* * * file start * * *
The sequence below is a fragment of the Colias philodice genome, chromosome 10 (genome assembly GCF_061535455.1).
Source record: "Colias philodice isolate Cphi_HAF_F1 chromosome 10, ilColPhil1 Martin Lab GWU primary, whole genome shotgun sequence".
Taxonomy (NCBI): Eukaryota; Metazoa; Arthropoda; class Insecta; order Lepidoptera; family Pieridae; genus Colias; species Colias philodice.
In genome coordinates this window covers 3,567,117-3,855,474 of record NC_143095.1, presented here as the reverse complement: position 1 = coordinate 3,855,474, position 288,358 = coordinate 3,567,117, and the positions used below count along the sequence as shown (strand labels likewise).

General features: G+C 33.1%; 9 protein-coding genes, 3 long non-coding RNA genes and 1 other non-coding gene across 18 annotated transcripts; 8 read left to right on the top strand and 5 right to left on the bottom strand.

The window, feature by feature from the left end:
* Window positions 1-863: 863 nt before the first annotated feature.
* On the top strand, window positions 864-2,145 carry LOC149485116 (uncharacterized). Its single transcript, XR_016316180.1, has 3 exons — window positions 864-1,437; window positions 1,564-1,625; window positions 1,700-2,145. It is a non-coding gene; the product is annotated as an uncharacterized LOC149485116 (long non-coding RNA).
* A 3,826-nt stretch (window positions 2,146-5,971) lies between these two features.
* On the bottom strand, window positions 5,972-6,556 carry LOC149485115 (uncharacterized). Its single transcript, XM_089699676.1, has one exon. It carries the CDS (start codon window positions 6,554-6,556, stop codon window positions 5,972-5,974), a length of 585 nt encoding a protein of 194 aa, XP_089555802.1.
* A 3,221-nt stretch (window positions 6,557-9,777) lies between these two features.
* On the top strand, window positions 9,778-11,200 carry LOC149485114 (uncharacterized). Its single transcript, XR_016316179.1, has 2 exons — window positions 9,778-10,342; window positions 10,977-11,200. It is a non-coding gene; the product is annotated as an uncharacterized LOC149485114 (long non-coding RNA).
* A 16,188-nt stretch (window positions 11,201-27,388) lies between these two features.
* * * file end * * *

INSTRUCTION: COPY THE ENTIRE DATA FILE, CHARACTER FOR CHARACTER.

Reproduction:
The sequence below is a fragment of the Colias philodice genome, chromosome 10 (genome assembly GCF_061535455.1).
Source record: "Colias philodice isolate Cphi_HAF_F1 chromosome 10, ilColPhil1 Martin Lab GWU primary, whole genome shotgun sequence".
Taxonomy (NCBI): Eukaryota; Metazoa; Arthropoda; class Insecta; order Lepidoptera; family Pieridae; genus Colias; species Colias philodice.
In genome coordinates this window covers 3,567,117-3,855,474 of record NC_143095.1, presented here as the reverse complement: position 1 = coordinate 3,855,474, position 288,358 = coordinate 3,567,117, and the positions used below count along the sequence as shown (strand labels likewise).

General features: G+C 33.1%; 9 protein-coding genes, 3 long non-coding RNA genes and 1 other non-coding gene across 18 annotated transcripts; 8 read left to right on the top strand and 5 right to left on the bottom strand.

The window, feature by feature from the left end:
* Window positions 1-863: 863 nt before the first annotated feature.
* On the top strand, window positions 864-2,145 carry LOC149485116 (uncharacterized). Its single transcript, XR_016316180.1, has 3 exons — window positions 864-1,437; window positions 1,564-1,625; window positions 1,700-2,145. It is a non-coding gene; the product is annotated as an uncharacterized LOC149485116 (long non-coding RNA).
* A 3,826-nt stretch (window positions 2,146-5,971) lies between these two features.
* On the bottom strand, window positions 5,972-6,556 carry LOC149485115 (uncharacterized). Its single transcript, XM_089699676.1, has one exon. It carries the CDS (start codon window positions 6,554-6,556, stop codon window positions 5,972-5,974), a length of 585 nt encoding a protein of 194 aa, XP_089555802.1.
* A 3,221-nt stretch (window positions 6,557-9,777) lies between these two features.
* On the top strand, window positions 9,778-11,200 carry LOC149485114 (uncharacterized). Its single transcript, XR_016316179.1, has 2 exons — window positions 9,778-10,342; window positions 10,977-11,200. It is a non-coding gene; the product is annotated as an uncharacterized LOC149485114 (long non-coding RNA).
* A 16,188-nt stretch (window positions 11,201-27,388) lies between these two features.